The Salina Journal from Salina, Kansas on October 9, 1996 · Page 18
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The Salina Journal from Salina, Kansas · Page 18

Salina, Kansas
Issue Date:
Wednesday, October 9, 1996
Page 18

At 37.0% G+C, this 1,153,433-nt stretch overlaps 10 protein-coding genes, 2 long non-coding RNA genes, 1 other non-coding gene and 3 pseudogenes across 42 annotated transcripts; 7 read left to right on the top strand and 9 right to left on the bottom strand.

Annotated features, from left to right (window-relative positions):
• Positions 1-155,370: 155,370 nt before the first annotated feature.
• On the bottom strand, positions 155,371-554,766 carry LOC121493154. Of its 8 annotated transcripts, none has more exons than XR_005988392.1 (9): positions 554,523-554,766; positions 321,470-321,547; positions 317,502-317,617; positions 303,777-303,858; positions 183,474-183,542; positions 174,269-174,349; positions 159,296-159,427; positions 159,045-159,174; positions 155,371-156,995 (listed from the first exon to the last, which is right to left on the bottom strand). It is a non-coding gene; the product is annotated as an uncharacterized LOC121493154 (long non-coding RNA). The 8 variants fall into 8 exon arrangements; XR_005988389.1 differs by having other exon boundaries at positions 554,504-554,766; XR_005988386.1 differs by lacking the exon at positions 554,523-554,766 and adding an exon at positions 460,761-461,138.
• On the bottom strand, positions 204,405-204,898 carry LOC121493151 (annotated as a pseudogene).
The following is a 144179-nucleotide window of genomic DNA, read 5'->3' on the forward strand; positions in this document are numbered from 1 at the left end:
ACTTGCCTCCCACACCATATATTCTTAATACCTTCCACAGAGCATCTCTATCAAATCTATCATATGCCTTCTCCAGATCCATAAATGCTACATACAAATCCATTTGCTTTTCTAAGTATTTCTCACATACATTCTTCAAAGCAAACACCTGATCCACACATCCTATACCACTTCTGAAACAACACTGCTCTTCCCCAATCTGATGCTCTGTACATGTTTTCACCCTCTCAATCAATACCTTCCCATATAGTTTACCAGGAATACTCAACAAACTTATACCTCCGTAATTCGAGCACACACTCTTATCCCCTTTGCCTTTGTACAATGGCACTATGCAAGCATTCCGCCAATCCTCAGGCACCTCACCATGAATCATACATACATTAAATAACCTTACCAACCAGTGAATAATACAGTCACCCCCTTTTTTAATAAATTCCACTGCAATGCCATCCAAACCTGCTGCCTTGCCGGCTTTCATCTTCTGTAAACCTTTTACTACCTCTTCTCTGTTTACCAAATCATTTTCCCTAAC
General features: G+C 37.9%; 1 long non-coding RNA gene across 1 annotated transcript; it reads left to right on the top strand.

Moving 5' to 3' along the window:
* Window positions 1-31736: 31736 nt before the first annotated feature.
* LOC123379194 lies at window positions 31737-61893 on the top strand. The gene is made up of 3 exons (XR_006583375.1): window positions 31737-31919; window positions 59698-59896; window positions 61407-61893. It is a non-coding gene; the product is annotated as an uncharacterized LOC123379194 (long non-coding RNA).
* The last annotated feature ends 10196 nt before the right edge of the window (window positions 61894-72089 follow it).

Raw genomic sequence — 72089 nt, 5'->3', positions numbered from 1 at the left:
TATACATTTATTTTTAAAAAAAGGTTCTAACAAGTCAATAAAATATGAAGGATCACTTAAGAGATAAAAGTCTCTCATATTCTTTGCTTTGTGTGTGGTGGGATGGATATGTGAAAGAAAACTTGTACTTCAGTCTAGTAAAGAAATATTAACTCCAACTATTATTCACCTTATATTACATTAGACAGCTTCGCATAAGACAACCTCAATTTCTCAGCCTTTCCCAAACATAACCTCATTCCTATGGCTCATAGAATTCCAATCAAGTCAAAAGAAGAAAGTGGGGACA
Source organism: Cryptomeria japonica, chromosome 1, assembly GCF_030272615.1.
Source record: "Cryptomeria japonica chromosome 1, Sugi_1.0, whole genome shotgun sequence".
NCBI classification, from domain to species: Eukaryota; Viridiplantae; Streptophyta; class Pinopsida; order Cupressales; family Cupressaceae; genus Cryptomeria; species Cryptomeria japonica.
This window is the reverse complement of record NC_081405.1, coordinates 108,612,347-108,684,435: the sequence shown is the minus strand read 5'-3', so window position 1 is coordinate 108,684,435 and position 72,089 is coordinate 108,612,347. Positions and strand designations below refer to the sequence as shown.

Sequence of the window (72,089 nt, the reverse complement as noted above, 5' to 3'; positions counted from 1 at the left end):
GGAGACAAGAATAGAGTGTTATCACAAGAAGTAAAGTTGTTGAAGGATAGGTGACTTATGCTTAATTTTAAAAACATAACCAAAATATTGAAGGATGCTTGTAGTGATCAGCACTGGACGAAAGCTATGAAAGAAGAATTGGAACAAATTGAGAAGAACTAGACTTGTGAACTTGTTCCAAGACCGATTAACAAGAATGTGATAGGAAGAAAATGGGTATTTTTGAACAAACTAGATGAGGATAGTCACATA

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WEDNESDAY. OCTOBER 9, 1996 APPLAUSE THE SALINA JOURNAL HANKS PROVES TO BE NICE GUY BEHIND THE CAMERA By BOB STRAUSS c. 1996 Los Angeles Daily News LOS ANGELES — After safely returning from the moon, illuminating the human side of AIDS and representing an entire generation's experience, Tom Hanks had to figure out what do for an encore. So he made a movie for a song. "It's a huge test, it's a risk and all of that kind of stuff," shrugged Hanks, who makes his feature writing-directing debut with "That Thing You Do!" after starring in a remarkable string of megahit movies: "A League of Their Own," "Sleepless in Seattle," "Philadelphia," "Forrest Gump," "Apollo 13" and (in voice only) "Toy Story." "But in all honesty, any time you take on a job, it's going to be another risk.. 'Cause it all comes down to: Is it gonna be any good and is it gonna do well?* At a relatively cheap $26 million, "That Thing" should do OK. But for Hanks, the real test lies in how much this very personal project reveals about its creator's personal — yet immensely audience-pleasing, not to mention double Oscar-winning — worldview. The answer appears to be quite a lot. "That Thing" is a jaunty little period piece, set in 1964, about a one-hit band called, appropriately, the Wonders. It chronicles the group's heady rise from obscurity to the top of the charts — and its even swifter collapse. With a cast of mostly unknowns (Hanks himself takes a secondary role as a slick record exec), exuberant . energy and an almost impossibly innocent tone, it's a finger- snap of a movie. Which isn't the easiest thing in the world to make. But Hanks admits that he had no delusions of making another "Forrest Gump" here. "Writing the screenplay was a real good task," said Hanks, who started the script as a kind of distraction from what seemed like a never-ending promotional tour. "I could see getting up to Page 7 and it falling apart. And you know, it's not the greatest screenplay in the world. But it is a cohesive whole from the beginning to the end, and that ended up being like one of those crossword puzzles you just have to finish." Of course, Hanks made certain that the project would hold his interest. He purposely set it in the same youthful baby boom era as "Apollo" and much of the hugely popular "Gump," not just because that seems to be his lucky movie period, but because it was also one of the best times of his life. "If you're going to write something, especially for the first time, you'd better write something that you kind of know and that you really love," Hanks, 40, noted. "Otherwise, you'll probably be wasting everybody's time. And I love the music of the period." Hanks also loved the freedom and creativity he associates with the time. "I was 8 years old in 1964," he said. "My dad was in the restaurant business and between marriages then, and us three kids were at home alone — my sister was a teen-ager and I was the youngest — most of the time. So we just ran the house all by ourselves, and it was a fun place to be. We were relatively responsible; we were just goofy kids that made each other laugh all the time. But it was a wild, raucous blast." A good description of "That Thing's" kicky vibe. As the kids from Erie, Pa., gradually experi- ence their garage band's rise through local talent contests, regional airplay, a national tour and, finally, chart-topping success and all the media attention L.A. has to offer, they rarely cease jumping around, squealing and otherwise acting thrilled. That aspect of the film not only reflects Hanks' childhood, but his early adulthood as well. "That first time I had a job and was traveling across the country to take it, it was the most exciting thing that ever happened to me," confessed Hanks, who grew up in Oakland, went to school hi Sacramento and began acting professionally with Ohio's Great Lakes Shakespeare Festival. "I wasn't making it, but to be just a guy who studied theater arts in college because it was fun and then getting an offer to go back to an exotic locale like Cleveland and be paid ... oh, there was no greener pasture to be found." One aspect of "That Thing" is not slavishly informed by Hanks' personal memories. As lovingly as the movie re-creates the mid-'60s, there was one thing he just didn't want to hear about. "Look, I don't want to hear 'I Get Around' unless I choose to do it under my own auspices. We've just heard those '60s pop hits too many times," said Hanks, who nixed actual music of the era from appearing on "That Thing's" soundtrack. "Now they're all over television, Madison Avenue uses them all the time and, also, other movies use them — 'Forrest Gump' used them like crazy. "And there are movies with names like 'Only the Lonely'; guess what the title song is. So, we were going to be re-creating 1964, but one of the original things we could do was give the audience new music." To that end, Hanks himself wrote several tunes for the film. But, for the title number, which • would be repeated over and over throughout the movie, something more than a superstar actor's best effort was needed. More than 300 potential songs based on the film's title were submitted by writers from across the nation. The winning entry was penned by 28-year-old New Yorker Adam Schlesinger. "I wrote the title, and a lot of people said, 'That better be a good song,'" Hanks said of what was arguably his most crucial directorial decision. "There was a lot of stuff that it couldn't be. It couldn't be a spoof, it couldn't be a sound-alike, it couldn't be a generic choice that we were making. It couldn't be something that was very reminiscent of stuff we'd heard before, yet it had to be reminiscent of stuff we'd heard before. "We weren't looking for an anthem, we were looking for something very much like 'Please Please Me': something th'at had wordplay that wasn't stupid, something that had a tribal kind of drumbeat. It had to be a song that was gonna be completely done in roughly two minutes and 10 seconds. And it had to be something like 'Twist and Shout' or 'La Bamba,' that you could hear over and over and over again and produce some sort of joyous response. "Then we were actually worried that we'd find something we liked, play it to death and, just at the last minute, choose something else because we were sick of our original choice." Hanks is less detailed about the more mundane tasks of directing — probably because he was so exhausted he doesn't remember them too clearly. "It's like being at war, and it's In Stock Custom Frames Save 25% fSt S. 827-9200 5 Steel Lawn Rake Servistar 18-Tine Busier Lumber 1210 W.Crawford Salina 827-3618 PORK TENDERLOIN Small Fries & Shake 9th&Klrwln 823*8066 that way from the moment you open up the production office," he said of moviemaking. "Location scouts all by themselves are exhausting. So by the time you show up for the first day of shooting, you already need some sleep, you could use some exercise and you've eaten too many meals standing up — and you're just beginning the stuff that really counts, 'cause if you screw it up on that day you'll never get it back again." Helping Hanks out were producer Jonathan Demme, who directed the first of the actor's back-to-back Oscar-winning performances in "Philadelphia," and Demme's crack, longtime cinematographer Tak Fujimoto. This gave the fledgling feature director more time to concentrate on what you'd think would be his forte, working with the actors. But that turned out to be work he purposely approached with restraint. Directing a cast consisting mainly of young talent (Hanks look-alike Tom Everett Scott, reigning teen queen Liv Tyler, "How to Make an American Quilt's" hunky Johnathon Schaech) and close pals (wife Rita Wilson, former "Bosom Buddies" co-star Peter Scolari), Hanks vowed not to make the mistakes made by some directors for whom he has worked. "I never wanted to say, 'No, no, no, no, no!' That, to me, establishes an atmosphere of parameters, and as an actor that simply limits you. All I said to them was, just come in with something. You gotta show up on time, and if you don't know the words that I have written, please know what you're going to say instead of them. But more than anything else, please come in with some idea of what you want to do in the course of the scene." Of course, such a respectful directing style, coupled with the overriding pleasantness "That Thing" projects, is only going to reinforce Hanks' image as the nicest guy in movies. Although the tag rankles him a bit, the actor sees no reason to work for a different reputation. "I'm not anxious just to go off and change my image for the sake of changing my image," Hanks said. "I can manufacture that with a phone call, but that would be an artificial choice that would waste everybody's time. The reason why I take on these acting jobs that I do is because I think I understand the characters very, very well. "I think that the gig is to do something that is very familiar for the audience, and then to surprise them with something that is brand new. And when I get a chance to do that in a movie — to officially be a bad guy, say, in order to please certain segments of the public — then I'll do it. But not a moment before I'm ready." Hanks recently had an opportunity to play a shadier character than the guy moviegoers have come to adore. Veteran director Mike Nichols ("The Graduate," "The Birdcage") had bought the rights to the formerly "Anonymous" Joe Klein's satiric political novel "Primary Colors," and had sold the production package for big bucks to Universal Pictures with the understanding that Hanks was interested in playing the scathingly Clinton-esque presidential candidate. But after committing to starring in Steven Spielberg's World War II adventure "Saving Private Ryan" next summer, then agreeing to executive produce a 13-hour HBO series about the Apollo space program, Hanks said no to the still-unscripted "Primary" project. "I held out as long as I could, but my year was filled up, man," Hanks explained, denying at the same time that he balked at portraying a Clinton-like figure negatively (John Travolta will now play the part). "I've met the president a couple of times and I have voted for him, but I thought that was one of the cool things about the role, that it's obviously this veiled, gossipy thing," Hanks said. Still, it's clear at this point that Hanks is more at home in an atmosphere of nostalgia, innocence and virtue. It's just the thing he does. "I think it's because I'm not cynical," he said. "It's not innocence; I'm aware of everything bad that's going on. But I have a faith in the human ability^ to make things better. You can make the world a better place, all you have to do is choose to do it. "The difference now is that cynicism is probably a much easier thing to dramatize. The conflict that comes out of cynicism is probably .better entertainment than hopefulness. But I think that I am, at. heart, a hopeful person. And that's the stuff that is reflected by my work." Your Hearing Aid could be this small! 827-8911 1-800-448-0215 Hearing Aid Service 234 S. 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